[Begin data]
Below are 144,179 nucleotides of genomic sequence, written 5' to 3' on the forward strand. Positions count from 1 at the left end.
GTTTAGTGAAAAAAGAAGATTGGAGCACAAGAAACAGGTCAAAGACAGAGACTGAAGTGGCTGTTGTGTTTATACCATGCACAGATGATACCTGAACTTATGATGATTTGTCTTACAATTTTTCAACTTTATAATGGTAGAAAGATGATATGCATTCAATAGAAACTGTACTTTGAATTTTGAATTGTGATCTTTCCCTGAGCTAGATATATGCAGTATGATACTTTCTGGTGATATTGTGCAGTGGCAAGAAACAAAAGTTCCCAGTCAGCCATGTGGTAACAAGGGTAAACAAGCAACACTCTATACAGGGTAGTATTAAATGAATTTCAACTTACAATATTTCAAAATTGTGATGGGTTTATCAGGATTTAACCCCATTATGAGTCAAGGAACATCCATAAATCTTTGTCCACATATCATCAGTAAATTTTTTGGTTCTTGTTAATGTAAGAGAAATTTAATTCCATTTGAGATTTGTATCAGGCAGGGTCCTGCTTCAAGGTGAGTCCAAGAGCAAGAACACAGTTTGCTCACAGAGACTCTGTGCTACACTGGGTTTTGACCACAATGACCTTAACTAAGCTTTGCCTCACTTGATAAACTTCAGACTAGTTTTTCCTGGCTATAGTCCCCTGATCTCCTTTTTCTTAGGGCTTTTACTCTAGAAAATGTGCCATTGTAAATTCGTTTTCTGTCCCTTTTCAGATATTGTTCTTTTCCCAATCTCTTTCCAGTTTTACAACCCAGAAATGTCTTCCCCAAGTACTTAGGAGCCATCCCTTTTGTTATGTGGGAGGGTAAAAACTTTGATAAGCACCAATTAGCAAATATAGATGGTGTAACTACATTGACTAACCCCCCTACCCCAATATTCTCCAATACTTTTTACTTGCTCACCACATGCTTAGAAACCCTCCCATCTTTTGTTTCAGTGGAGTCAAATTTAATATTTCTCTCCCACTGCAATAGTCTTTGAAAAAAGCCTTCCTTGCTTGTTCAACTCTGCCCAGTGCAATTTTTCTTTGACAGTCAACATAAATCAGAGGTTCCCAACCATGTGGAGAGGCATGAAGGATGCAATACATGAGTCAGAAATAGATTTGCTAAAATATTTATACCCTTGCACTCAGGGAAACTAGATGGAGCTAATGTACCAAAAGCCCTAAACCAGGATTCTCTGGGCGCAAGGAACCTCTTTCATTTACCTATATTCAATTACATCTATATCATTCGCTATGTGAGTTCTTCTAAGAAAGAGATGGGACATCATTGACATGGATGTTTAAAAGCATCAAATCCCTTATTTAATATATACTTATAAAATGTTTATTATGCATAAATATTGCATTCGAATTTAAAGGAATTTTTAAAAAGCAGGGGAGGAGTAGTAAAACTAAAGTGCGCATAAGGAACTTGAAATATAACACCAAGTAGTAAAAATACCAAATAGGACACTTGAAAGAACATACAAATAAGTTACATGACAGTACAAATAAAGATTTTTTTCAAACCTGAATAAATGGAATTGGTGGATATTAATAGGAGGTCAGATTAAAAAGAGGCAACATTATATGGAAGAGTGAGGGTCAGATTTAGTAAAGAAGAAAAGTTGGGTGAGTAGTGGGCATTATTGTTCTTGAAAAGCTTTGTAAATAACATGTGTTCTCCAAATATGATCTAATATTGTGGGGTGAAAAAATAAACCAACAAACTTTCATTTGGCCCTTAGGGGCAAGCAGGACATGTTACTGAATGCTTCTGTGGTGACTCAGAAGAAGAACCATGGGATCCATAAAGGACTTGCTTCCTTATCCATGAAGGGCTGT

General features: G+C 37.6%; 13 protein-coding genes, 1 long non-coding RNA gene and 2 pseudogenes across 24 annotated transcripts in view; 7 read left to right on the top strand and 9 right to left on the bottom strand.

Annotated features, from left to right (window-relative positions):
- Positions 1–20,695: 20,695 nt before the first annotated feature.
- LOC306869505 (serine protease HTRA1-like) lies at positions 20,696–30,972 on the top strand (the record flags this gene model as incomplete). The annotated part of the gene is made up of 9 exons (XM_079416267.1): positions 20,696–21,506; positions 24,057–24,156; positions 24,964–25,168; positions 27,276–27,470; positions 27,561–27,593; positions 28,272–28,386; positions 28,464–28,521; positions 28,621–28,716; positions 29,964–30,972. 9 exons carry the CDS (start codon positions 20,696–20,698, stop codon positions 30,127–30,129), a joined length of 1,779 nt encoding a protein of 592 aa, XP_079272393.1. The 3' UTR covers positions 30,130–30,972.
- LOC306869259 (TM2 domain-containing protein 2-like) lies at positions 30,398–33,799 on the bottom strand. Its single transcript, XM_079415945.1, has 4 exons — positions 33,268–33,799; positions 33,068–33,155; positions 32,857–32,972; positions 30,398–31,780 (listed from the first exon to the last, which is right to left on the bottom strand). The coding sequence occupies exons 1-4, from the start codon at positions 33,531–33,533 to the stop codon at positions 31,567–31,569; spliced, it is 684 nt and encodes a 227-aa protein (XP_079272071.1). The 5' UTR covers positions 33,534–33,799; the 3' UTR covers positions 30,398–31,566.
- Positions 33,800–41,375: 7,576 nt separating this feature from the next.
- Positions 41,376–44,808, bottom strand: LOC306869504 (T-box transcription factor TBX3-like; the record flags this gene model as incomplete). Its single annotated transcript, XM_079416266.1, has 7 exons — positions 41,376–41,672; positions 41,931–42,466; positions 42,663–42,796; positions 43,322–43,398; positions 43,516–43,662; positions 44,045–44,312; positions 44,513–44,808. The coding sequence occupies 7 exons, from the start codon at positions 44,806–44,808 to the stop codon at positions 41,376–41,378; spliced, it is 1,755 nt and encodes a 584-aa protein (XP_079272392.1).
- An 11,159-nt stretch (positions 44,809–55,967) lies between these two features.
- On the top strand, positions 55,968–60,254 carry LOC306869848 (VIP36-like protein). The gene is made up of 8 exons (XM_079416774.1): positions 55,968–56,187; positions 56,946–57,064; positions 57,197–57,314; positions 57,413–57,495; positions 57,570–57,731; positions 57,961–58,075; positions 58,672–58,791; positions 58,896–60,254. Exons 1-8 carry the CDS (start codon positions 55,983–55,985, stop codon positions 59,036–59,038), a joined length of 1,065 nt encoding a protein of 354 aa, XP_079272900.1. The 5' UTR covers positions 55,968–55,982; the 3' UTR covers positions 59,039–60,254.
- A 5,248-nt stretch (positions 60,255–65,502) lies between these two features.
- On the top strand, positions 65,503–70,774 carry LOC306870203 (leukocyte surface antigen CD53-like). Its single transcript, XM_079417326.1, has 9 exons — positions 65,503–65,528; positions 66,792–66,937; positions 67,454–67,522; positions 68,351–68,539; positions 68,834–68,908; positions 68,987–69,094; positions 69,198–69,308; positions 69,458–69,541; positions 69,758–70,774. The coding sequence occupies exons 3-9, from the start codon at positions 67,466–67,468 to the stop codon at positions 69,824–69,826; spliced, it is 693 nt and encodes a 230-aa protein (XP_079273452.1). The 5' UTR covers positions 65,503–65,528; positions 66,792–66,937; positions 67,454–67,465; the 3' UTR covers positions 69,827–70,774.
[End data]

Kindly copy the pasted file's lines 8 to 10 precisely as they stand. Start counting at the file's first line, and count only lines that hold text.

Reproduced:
- Positions 33,800–41,375: 7,576 nt separating this feature from the next.
- Positions 41,376–44,808, bottom strand: LOC306869504 (T-box transcription factor TBX3-like; the record flags this gene model as incomplete). Its single annotated transcript, XM_079416266.1, has 7 exons — positions 41,376–41,672; positions 41,931–42,466; positions 42,663–42,796; positions 43,322–43,398; positions 43,516–43,662; positions 44,045–44,312; positions 44,513–44,808. The coding sequence occupies 7 exons, from the start codon at positions 44,806–44,808 to the stop codon at positions 41,376–41,378; spliced, it is 1,755 nt and encodes a 584-aa protein (XP_079272392.1).
- An 11,159-nt stretch (positions 44,809–55,967) lies between these two features.